Mayor Watson and Planning Committee Chair Peter Hume announced their vision for investing in certainty in planning today at the City’s first Planning Summit at the CE Centre. Following the success of the recent review of the Infill Design Guidelines and the changes to the Zoning By-Law in the five inner-urban wards which will help protect the urban tree canopy, allow the option of houses without parking, and improve the ability to enforce height limits, among other measures. Most notably, the City will be seeking outside professional guidance to rapidly tighten the Westboro Community Design Plan (CDP), a forward looking document that was created early in the CDP process in Ottawa.
“We are turning a new leaf on planning in Ottawa today. We are sticking to our guns, and you will hear the words ‘no’ more often when inappropriate development applications come forward. A big part of getting that right comes from improving the Westboro CDP, which I have been pushing for from day one of my term,” said Councillor Katherine Hobbs, Kitchissippi Ward.
The proposed scope of work also goes beyond improving existing measures and looks to provide certainty for areas where future growth is expected, like the Scott Street/Tunney’s Pasture area that will see a new CDP process underway in 2012 to prepare for growth around the new LRT station.
Further, the Official Plan review coming up will turn to the issue of Tall Buildings, providing stronger guidance for how and where to build tall buildings in existing and new communities. Further, the City will improve its guidance on transition from multi-use centres and main streets, to better define how they interact with stable existing communities.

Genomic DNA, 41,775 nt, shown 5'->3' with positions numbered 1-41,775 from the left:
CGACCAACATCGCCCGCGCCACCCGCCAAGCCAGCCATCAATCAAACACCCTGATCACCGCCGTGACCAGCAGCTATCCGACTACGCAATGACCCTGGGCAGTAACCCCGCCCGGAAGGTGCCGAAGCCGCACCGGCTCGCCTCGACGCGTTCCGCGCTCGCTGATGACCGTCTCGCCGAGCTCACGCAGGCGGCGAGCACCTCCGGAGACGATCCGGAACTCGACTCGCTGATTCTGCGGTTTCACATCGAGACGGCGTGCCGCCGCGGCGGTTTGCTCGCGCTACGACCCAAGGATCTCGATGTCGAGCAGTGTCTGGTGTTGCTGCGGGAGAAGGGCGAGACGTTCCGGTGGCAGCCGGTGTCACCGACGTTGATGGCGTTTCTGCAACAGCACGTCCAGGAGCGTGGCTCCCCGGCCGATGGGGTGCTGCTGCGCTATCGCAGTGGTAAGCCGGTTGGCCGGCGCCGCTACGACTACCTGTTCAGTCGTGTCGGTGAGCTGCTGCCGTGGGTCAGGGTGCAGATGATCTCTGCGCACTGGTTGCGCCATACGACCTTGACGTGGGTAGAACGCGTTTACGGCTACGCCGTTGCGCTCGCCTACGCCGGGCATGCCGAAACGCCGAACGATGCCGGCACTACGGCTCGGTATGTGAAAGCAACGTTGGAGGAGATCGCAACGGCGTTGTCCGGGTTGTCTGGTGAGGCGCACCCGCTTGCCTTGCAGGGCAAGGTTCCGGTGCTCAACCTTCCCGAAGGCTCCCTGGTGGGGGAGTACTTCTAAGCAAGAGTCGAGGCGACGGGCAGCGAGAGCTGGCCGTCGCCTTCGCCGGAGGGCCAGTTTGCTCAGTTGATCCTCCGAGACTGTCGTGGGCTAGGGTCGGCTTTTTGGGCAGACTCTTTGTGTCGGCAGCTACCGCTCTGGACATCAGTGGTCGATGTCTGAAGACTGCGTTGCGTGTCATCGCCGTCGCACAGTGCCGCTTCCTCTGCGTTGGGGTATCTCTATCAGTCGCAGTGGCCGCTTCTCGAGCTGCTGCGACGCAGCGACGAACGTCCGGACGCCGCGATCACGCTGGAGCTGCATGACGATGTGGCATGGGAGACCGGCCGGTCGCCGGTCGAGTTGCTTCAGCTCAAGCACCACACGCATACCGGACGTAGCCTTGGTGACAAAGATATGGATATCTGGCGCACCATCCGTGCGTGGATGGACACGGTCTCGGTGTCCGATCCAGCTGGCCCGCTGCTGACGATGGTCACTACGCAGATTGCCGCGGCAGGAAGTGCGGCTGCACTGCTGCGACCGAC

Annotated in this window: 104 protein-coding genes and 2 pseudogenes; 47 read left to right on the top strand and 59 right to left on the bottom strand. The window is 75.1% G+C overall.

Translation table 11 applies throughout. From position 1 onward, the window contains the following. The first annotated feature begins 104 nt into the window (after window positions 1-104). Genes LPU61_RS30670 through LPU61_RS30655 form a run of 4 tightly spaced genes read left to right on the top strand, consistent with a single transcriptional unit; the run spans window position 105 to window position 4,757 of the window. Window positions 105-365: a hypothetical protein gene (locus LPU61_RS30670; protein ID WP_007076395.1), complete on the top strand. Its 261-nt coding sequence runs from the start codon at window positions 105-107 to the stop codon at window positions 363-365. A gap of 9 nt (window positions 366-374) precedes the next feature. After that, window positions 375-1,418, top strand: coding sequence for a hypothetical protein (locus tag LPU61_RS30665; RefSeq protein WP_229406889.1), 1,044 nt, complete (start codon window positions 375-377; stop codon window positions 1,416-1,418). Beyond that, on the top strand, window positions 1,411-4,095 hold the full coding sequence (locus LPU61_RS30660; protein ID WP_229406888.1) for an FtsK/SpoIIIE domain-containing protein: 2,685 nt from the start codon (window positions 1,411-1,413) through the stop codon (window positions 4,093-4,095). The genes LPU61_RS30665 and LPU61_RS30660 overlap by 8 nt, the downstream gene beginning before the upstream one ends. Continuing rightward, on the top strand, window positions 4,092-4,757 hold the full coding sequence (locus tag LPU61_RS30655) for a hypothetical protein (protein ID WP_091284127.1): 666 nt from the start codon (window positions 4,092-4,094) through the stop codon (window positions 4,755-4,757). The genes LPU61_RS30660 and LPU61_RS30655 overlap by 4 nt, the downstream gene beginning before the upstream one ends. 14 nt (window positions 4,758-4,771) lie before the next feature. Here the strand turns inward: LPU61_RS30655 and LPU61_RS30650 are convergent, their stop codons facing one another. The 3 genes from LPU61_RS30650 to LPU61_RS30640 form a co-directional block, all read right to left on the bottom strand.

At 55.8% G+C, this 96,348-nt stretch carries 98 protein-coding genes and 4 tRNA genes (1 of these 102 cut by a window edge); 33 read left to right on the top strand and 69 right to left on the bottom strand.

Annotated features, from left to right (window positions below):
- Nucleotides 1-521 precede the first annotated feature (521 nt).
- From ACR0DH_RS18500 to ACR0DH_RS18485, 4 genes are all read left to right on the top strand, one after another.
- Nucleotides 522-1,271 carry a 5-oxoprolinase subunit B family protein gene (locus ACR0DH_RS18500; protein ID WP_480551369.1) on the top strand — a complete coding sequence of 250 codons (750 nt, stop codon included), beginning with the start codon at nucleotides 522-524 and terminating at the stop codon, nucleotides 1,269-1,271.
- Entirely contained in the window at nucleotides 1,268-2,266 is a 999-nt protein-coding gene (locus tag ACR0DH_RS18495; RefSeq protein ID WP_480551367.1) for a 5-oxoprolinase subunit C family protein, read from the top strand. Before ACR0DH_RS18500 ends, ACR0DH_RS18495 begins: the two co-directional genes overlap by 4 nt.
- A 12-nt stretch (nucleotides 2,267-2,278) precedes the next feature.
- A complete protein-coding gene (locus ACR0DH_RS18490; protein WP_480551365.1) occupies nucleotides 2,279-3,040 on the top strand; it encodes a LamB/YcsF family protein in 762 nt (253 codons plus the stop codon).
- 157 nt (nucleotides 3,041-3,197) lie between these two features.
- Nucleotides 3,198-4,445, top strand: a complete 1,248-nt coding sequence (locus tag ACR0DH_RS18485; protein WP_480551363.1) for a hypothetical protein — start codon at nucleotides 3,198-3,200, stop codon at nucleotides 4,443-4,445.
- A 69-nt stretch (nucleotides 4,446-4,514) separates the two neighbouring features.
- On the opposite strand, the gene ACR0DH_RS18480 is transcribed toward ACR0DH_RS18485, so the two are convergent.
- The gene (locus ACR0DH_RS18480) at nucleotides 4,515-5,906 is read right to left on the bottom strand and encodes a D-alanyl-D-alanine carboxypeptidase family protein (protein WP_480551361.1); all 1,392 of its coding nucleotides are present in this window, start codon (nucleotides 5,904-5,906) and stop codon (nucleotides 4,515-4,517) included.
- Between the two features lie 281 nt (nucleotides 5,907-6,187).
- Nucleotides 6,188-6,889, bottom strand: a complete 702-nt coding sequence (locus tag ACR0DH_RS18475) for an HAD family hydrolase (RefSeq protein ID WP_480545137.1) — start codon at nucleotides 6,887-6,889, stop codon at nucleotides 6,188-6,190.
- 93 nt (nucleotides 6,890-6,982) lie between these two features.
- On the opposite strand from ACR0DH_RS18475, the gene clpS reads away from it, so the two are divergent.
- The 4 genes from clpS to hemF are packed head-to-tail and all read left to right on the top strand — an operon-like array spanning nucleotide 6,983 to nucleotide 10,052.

Finally, the City will look at small area rezonings through the “planning swat team” to look at the compatibility of existing zoning in areas where new development is out of step with the existing community.
“I am pleased that coming out of the Planning Summit we have a commitment from the Mayor, Chair Hume and the Planning Department to improve planning in our community. We have had many conflicts in our neighbourhoods as plans have meant one thing to community members and another to developers and staff,” said Hobbs. “These measures are about providing certainty and avoiding the conflict between the City, developers and residents.”
“While this won’t be overnight and won’t eliminate all conflict, it will put us on the road to a more consistent and understandable process for developers and residents,” Hobbs continued. “Ottawa is going to be growing up and not out; the changes around areas like transit stations will be dramatic, but Ottawa can no longer afford to grow out and out and out. It is unsustainable economically, socially and environmentally. But if we’re going to grow in our urban wards, we need to do it better, and we will.”
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